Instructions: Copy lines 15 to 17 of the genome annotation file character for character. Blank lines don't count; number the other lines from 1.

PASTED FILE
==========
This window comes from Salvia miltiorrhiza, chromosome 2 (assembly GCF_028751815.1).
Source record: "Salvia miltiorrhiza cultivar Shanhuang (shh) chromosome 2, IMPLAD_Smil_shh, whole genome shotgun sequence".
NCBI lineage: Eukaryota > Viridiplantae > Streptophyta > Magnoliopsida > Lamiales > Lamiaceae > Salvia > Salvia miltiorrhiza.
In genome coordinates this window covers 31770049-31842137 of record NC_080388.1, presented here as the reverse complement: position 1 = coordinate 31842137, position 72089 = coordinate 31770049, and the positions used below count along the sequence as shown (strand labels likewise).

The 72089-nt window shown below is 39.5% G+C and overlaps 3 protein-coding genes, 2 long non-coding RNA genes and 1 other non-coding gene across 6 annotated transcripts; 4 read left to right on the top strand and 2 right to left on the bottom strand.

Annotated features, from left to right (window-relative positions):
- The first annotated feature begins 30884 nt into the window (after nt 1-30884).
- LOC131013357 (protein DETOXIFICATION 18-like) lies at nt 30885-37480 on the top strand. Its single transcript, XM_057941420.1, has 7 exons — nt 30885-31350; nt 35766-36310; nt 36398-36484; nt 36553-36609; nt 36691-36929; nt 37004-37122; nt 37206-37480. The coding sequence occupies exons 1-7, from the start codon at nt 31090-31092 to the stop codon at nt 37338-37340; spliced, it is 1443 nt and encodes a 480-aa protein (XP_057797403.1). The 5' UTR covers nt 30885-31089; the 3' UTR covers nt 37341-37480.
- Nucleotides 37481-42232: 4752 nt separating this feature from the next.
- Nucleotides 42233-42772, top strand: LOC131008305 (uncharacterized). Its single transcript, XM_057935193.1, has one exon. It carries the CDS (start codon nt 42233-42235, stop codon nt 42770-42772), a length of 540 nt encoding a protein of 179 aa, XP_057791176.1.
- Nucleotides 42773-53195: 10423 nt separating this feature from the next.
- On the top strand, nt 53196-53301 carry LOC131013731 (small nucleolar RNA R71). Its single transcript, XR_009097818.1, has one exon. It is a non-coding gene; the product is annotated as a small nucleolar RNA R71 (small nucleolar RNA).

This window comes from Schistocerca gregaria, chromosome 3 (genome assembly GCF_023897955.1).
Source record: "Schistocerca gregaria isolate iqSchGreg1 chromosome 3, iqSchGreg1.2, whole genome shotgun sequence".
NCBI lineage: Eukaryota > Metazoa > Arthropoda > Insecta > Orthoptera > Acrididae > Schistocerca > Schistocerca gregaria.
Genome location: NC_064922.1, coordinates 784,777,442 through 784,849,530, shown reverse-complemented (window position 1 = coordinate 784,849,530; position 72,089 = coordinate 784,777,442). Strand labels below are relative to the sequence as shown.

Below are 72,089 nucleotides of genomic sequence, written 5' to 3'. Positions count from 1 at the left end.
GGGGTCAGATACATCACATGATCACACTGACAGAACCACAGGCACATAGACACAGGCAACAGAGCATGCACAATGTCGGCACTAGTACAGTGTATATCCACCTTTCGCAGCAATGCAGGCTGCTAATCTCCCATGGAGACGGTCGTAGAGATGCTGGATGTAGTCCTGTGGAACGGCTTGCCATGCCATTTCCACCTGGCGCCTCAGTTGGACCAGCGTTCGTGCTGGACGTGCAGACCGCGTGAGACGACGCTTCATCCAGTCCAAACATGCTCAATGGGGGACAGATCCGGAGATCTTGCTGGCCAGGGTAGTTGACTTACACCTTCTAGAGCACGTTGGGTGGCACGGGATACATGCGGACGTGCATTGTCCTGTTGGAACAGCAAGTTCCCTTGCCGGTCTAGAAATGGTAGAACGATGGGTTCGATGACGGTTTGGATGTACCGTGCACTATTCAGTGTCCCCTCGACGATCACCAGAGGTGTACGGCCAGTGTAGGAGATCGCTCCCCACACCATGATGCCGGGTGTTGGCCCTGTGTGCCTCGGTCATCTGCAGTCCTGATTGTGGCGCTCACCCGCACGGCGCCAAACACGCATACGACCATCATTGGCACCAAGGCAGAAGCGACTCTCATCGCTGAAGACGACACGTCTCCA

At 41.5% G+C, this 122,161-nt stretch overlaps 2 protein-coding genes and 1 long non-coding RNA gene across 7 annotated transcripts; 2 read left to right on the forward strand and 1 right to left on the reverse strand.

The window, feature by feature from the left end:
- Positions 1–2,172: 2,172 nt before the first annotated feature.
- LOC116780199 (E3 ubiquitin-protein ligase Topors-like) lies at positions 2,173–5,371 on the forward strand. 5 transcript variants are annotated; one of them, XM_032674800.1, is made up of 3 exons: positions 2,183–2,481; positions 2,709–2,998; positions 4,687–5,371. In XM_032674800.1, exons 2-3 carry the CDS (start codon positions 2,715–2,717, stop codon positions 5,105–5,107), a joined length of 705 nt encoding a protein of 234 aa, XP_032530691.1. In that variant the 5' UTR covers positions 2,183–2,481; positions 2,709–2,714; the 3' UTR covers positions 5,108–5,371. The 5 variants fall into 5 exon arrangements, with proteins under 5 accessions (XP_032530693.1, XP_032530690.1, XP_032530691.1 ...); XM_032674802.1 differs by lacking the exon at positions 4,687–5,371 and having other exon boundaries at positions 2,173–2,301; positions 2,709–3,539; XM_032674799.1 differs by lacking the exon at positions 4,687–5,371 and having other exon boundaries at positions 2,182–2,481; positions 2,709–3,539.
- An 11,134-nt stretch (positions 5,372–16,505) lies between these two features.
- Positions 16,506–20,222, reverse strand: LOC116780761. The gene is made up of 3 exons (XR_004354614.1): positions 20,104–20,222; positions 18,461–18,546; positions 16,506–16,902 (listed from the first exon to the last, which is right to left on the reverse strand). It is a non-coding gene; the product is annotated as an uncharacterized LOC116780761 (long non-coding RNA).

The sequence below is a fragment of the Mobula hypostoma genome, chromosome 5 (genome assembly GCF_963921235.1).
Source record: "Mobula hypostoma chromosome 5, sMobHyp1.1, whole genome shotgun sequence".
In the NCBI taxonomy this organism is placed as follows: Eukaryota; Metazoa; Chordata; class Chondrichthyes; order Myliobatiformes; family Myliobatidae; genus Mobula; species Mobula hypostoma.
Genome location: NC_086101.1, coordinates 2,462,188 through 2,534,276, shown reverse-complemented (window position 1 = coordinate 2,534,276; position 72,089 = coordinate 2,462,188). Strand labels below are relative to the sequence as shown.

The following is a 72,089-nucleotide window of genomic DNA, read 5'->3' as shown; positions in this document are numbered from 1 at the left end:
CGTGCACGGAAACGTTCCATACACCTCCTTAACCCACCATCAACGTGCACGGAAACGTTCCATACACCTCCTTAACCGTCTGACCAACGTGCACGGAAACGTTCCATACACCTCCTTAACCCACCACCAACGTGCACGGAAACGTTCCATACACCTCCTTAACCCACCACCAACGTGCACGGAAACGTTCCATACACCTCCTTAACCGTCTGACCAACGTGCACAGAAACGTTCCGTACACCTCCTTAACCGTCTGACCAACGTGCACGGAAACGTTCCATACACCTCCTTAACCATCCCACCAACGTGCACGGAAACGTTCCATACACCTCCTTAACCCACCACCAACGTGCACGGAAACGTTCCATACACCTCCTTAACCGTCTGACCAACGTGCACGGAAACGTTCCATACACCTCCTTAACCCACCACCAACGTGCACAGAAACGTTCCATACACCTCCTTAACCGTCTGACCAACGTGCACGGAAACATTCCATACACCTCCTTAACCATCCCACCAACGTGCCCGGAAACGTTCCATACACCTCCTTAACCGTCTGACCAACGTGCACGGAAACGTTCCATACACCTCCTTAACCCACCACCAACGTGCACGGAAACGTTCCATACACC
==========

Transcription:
NCBI lineage: Eukaryota > Metazoa > Arthropoda > Insecta > Orthoptera > Acrididae > Schistocerca > Schistocerca gregaria.
Genome location: NC_064922.1, coordinates 784,777,442 through 784,849,530, shown reverse-complemented (window position 1 = coordinate 784,849,530; position 72,089 = coordinate 784,777,442). Strand labels below are relative to the sequence as shown.

Below are 72,089 nucleotides of genomic sequence, written 5' to 3'. Positions count from 1 at the left end.